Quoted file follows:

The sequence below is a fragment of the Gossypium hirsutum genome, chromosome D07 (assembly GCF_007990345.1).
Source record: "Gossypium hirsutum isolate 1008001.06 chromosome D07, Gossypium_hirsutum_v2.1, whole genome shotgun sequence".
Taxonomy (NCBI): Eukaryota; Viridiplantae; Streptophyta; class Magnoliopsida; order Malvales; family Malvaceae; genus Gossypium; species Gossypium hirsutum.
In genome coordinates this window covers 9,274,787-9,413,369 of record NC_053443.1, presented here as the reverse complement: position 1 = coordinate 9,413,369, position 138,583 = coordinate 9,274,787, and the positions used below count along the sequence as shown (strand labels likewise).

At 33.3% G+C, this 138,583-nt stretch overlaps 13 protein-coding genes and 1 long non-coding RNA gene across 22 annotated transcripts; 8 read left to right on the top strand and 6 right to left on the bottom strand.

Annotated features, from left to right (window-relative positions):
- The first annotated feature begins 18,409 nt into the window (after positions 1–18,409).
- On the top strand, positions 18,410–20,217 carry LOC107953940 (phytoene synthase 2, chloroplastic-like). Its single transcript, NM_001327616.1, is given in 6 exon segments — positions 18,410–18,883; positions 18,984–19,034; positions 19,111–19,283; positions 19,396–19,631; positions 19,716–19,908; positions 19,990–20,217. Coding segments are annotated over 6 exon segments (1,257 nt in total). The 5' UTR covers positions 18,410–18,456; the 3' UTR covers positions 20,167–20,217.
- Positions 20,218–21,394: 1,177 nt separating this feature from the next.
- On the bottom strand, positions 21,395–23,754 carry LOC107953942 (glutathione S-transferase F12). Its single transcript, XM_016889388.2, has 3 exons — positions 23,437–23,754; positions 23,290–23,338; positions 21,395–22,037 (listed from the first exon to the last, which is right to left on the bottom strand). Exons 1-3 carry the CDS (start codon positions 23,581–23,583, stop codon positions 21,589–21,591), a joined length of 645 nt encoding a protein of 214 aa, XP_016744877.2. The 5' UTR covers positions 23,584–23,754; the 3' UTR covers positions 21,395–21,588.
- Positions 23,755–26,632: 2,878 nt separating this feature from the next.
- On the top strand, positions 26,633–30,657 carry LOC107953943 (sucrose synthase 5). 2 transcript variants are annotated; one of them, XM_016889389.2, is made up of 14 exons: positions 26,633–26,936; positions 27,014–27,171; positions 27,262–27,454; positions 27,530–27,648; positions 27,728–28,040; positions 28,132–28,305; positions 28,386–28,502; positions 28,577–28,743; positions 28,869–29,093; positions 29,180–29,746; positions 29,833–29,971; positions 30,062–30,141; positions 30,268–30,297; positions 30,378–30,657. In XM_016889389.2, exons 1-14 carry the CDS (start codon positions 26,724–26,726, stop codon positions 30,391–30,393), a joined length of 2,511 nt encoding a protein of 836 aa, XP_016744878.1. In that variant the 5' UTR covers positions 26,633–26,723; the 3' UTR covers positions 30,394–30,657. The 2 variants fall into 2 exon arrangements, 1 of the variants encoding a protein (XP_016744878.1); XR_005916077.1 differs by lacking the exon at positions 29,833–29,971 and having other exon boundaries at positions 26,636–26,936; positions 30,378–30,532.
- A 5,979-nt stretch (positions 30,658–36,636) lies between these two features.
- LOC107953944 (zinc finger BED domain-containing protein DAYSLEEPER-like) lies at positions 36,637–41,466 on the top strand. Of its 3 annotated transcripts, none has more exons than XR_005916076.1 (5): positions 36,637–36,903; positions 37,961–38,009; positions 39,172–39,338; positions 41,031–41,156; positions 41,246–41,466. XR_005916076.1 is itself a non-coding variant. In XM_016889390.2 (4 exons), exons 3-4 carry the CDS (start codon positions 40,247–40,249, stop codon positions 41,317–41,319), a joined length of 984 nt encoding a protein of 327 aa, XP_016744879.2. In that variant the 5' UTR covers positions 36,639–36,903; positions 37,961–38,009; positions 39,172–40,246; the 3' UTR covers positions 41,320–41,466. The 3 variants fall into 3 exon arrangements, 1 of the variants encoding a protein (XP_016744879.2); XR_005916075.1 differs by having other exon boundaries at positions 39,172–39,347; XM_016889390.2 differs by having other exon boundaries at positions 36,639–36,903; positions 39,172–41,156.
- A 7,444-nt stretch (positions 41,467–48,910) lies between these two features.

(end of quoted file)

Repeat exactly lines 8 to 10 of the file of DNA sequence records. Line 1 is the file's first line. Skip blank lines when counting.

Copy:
- On the top strand, positions 18,410–20,217 carry LOC107953940 (phytoene synthase 2, chloroplastic-like). Its single transcript, NM_001327616.1, is given in 6 exon segments — positions 18,410–18,883; positions 18,984–19,034; positions 19,111–19,283; positions 19,396–19,631; positions 19,716–19,908; positions 19,990–20,217. Coding segments are annotated over 6 exon segments (1,257 nt in total). The 5' UTR covers positions 18,410–18,456; the 3' UTR covers positions 20,167–20,217.
- Positions 20,218–21,394: 1,177 nt separating this feature from the next.
- On the bottom strand, positions 21,395–23,754 carry LOC107953942 (glutathione S-transferase F12). Its single transcript, XM_016889388.2, has 3 exons — positions 23,437–23,754; positions 23,290–23,338; positions 21,395–22,037 (listed from the first exon to the last, which is right to left on the bottom strand). Exons 1-3 carry the CDS (start codon positions 23,581–23,583, stop codon positions 21,589–21,591), a joined length of 645 nt encoding a protein of 214 aa, XP_016744877.2. The 5' UTR covers positions 23,584–23,754; the 3' UTR covers positions 21,395–21,588.